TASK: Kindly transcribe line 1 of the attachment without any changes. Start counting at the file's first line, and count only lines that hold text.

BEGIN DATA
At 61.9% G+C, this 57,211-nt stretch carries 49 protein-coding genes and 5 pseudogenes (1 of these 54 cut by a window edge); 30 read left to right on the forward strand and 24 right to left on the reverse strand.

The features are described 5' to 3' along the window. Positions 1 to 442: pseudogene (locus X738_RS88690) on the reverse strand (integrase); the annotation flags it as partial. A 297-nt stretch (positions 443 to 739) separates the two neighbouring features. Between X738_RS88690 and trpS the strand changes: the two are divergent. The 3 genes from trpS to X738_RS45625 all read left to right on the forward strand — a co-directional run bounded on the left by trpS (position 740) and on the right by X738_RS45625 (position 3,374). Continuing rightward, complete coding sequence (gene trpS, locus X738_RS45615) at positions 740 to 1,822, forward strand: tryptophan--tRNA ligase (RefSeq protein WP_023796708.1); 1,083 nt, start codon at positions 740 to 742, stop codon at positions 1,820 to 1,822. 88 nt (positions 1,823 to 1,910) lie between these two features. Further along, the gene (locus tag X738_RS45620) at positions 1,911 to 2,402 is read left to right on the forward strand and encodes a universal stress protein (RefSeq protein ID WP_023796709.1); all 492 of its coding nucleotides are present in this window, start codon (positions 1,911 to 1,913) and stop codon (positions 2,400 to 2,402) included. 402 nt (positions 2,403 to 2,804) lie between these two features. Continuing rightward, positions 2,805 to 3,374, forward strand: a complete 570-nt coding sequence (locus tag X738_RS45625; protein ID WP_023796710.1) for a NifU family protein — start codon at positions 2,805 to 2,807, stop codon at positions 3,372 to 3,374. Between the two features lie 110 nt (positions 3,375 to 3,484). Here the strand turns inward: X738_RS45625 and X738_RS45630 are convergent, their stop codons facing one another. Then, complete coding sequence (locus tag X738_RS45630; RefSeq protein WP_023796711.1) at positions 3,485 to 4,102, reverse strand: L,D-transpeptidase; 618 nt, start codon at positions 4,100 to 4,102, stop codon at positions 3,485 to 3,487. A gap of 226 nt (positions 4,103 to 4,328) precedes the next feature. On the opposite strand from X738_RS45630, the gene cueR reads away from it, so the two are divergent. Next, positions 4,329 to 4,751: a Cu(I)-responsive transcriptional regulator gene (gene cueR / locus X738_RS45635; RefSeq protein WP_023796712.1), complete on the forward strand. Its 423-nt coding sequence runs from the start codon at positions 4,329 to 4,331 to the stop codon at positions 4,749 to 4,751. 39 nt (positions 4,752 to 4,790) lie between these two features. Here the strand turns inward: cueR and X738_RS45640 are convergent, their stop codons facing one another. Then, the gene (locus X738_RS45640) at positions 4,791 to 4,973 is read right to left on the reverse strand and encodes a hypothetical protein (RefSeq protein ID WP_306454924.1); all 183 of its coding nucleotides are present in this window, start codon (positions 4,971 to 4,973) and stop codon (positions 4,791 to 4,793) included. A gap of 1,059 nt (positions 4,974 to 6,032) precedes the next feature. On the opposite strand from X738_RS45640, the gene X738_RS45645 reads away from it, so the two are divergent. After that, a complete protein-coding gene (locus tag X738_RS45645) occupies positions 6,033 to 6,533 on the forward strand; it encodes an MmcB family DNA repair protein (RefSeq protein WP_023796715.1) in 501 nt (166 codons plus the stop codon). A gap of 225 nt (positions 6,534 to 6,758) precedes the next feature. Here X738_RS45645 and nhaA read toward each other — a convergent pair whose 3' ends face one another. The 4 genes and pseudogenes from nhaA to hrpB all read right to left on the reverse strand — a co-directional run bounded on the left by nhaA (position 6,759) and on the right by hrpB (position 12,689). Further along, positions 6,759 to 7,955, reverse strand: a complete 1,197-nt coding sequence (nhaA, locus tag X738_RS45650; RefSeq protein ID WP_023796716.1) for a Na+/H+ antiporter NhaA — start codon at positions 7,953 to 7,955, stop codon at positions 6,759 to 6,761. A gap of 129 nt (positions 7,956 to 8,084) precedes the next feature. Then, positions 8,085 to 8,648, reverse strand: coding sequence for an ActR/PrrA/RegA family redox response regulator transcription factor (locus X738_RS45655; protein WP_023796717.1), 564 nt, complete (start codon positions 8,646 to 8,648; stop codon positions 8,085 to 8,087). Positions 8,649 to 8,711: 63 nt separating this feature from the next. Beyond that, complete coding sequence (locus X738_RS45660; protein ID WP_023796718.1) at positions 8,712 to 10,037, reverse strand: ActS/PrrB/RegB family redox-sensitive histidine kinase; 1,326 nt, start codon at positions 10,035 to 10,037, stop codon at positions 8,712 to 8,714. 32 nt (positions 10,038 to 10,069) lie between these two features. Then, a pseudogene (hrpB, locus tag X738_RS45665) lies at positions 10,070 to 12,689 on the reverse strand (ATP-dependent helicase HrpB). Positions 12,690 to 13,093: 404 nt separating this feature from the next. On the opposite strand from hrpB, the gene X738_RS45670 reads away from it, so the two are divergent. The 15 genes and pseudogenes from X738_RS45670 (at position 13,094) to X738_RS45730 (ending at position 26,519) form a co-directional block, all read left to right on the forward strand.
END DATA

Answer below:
At 61.9% G+C, this 57,211-nt stretch carries 49 protein-coding genes and 5 pseudogenes (1 of these 54 cut by a window edge); 30 read left to right on the forward strand and 24 right to left on the reverse strand.